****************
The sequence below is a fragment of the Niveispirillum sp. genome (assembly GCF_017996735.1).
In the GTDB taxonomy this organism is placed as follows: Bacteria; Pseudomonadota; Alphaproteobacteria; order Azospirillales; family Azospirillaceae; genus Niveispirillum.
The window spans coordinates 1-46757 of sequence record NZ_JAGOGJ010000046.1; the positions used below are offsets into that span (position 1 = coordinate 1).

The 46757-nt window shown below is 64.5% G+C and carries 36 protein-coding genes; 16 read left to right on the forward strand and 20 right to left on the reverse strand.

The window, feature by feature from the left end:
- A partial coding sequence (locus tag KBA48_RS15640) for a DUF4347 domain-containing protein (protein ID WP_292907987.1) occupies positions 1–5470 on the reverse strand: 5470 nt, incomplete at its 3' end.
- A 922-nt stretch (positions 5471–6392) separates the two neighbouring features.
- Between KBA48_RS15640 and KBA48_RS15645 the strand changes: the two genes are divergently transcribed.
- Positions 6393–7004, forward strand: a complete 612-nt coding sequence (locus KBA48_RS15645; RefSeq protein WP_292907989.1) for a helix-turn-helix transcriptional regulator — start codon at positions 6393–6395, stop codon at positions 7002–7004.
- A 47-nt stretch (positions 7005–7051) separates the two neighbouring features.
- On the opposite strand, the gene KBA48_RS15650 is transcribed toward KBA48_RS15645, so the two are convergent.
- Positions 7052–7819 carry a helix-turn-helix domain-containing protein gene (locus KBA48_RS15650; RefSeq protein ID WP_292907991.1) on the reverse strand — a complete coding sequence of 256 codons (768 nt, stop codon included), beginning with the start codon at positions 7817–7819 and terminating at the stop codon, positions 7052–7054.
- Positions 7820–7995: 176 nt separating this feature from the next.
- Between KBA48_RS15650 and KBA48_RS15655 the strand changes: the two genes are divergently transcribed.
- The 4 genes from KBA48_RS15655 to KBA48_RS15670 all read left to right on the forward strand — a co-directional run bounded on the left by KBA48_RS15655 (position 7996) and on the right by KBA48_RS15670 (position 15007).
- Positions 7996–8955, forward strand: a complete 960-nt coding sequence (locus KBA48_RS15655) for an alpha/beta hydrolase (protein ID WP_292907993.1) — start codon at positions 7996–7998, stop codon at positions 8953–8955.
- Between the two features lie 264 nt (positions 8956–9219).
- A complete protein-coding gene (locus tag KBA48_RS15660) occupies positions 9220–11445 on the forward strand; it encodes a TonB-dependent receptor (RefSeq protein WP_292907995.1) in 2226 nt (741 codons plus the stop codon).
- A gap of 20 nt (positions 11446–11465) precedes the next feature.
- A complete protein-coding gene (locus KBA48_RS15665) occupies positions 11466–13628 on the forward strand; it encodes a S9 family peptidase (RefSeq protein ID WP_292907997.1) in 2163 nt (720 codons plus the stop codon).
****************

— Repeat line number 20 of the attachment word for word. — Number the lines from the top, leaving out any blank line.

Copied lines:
- A complete protein-coding gene (locus KBA48_RS15665) occupies positions 11466–13628 on the forward strand; it encodes a S9 family peptidase (RefSeq protein ID WP_292907997.1) in 2163 nt (720 codons plus the stop codon).